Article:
Here's yet another reason why McClatchy deserves millions of devotees:
Top Commerce and Treasury Departments officials appeared with Republican candidates and doled out millions in federal money in battleground congressional districts and states after receiving White House political briefings detailing GOP election strategy.
Political appointees in the Treasury Department received at least 10 political briefings from July 2001 to August 2006, officials familiar with the meetings said. Their counterparts at the Commerce Department received at least four briefings — all in the election years of 2002, 2004 and 2006....
Under the Hatch Act, Cabinet members are permitted to attend political briefings and appear with members of Congress. But Cabinet members and other political appointees aren't permitted to spend taxpayer money with the aim of benefiting candidates.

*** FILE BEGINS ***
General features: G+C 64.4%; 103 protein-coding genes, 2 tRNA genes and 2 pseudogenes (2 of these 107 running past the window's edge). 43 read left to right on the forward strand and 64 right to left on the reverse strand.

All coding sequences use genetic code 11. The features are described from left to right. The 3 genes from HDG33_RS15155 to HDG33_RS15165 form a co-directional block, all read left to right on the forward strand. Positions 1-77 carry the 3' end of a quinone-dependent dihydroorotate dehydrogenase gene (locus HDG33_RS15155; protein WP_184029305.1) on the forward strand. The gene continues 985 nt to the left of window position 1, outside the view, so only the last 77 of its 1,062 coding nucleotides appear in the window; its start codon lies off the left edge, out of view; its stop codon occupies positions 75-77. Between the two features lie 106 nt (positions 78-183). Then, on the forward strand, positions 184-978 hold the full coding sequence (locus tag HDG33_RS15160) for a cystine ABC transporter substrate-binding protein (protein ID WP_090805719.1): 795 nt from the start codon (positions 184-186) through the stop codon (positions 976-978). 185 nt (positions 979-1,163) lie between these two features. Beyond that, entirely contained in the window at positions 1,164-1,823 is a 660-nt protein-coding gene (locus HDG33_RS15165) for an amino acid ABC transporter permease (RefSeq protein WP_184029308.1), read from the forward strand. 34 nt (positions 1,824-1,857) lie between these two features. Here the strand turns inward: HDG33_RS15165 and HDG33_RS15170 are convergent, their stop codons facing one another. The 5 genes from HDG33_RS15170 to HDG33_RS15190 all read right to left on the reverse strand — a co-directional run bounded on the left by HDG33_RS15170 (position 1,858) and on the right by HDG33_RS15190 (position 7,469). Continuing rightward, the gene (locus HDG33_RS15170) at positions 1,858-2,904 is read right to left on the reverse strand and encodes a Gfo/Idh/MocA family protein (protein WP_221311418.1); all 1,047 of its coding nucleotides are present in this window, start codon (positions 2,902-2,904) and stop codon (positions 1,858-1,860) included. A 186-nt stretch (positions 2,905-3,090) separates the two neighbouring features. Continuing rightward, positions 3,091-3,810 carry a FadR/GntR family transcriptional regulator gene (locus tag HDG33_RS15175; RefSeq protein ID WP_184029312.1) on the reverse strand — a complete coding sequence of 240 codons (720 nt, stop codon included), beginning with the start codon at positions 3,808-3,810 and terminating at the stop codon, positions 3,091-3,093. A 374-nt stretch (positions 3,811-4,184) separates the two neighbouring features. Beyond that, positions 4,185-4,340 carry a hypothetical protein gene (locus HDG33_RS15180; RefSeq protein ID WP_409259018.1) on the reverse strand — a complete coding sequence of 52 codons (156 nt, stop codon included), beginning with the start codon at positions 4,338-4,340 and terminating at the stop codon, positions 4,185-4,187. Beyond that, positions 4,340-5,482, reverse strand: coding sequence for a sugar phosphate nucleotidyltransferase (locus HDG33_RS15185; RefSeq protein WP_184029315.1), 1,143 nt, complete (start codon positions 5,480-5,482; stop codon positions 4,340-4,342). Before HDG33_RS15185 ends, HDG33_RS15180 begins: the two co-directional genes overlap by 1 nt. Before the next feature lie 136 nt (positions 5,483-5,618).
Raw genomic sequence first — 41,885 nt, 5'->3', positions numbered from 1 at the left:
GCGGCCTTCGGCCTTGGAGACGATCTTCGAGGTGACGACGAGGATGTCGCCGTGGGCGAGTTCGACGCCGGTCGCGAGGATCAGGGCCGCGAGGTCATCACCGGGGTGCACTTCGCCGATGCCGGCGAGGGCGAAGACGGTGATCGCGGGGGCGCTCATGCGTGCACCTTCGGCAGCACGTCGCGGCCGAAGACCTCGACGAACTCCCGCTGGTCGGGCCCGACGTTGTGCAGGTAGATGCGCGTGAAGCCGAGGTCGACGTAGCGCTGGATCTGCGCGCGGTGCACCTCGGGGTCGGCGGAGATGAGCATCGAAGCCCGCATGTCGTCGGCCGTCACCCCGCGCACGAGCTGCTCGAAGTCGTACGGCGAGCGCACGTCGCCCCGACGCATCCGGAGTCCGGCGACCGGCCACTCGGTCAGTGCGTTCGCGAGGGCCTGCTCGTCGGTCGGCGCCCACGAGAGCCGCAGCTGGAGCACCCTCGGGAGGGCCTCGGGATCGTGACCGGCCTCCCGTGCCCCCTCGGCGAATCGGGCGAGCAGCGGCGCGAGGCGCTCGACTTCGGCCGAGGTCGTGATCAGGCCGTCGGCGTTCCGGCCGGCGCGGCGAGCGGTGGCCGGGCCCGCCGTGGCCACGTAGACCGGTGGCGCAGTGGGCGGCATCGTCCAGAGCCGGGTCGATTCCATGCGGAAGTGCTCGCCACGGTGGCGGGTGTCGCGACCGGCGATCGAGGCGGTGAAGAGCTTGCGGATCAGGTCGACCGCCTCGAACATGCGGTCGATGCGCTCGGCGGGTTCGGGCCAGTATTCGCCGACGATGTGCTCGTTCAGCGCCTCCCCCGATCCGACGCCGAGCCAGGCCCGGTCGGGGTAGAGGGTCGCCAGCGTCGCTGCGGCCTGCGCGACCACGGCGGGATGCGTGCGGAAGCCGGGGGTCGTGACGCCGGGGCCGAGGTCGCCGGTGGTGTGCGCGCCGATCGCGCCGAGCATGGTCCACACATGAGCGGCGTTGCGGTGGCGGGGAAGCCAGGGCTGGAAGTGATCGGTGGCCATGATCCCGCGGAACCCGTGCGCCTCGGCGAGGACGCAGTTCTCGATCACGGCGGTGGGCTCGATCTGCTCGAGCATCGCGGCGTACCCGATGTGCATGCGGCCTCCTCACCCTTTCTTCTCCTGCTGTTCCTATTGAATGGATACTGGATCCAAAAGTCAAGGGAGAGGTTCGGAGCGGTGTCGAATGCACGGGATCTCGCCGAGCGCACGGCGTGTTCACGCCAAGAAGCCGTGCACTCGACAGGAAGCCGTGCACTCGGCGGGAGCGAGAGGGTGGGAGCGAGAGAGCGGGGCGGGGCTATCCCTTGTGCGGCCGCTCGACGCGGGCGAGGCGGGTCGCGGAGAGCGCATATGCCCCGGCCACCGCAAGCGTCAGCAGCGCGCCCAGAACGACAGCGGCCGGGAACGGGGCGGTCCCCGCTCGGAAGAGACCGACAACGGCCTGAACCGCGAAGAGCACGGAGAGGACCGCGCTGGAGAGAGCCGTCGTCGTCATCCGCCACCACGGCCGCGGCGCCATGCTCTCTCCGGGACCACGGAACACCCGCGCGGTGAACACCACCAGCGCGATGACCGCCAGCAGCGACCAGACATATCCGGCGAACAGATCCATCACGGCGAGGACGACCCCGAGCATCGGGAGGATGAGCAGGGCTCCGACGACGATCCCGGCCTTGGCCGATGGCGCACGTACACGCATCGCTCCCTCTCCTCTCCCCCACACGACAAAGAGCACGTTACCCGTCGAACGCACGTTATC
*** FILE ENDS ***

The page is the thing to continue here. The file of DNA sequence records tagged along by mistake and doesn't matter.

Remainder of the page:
During the briefings at Treasury and Commerce, then-Bush administration political director Ken Mehlman and other White House aides detailed competitive congressional districts, battleground election states and key media markets and outlined GOP strategy for getting out the vote.
Commerce and Treasury political appointees later made numerous public appearances and grant announcements that often correlated with GOP interests, according to a review of the events by McClatchy Newspapers. The pattern raises the possibility that the events were arranged with the White House's political guidance in mind.
I don't want to say too much here, because I'll probably be following this stuff pretty closely for The Corporate Masters. But the issue with the Hatch Act is that unless the Congress is willing to impeach the cabinet members in violation, then enforcement falls to the president. And as is clear from his record, George W. Bush
takes the Hatch Act seriously sees the Hatch Act as a minor nuisance and is perfectly willing to let his administrators sit in obvious violation. So unless I'm missing something obvious, I don't really see any recriminations coming down the pipe.
But here's yet another example of McClatchy using its resources exactly as a news agency should. One is tempted to suggest that Marisa Taylor and Kevin Hall deserve to be elevated to high positions at major national papers. But then again, one is also tempted to suggest that that might mean the end of their opportunity to do serious journalism.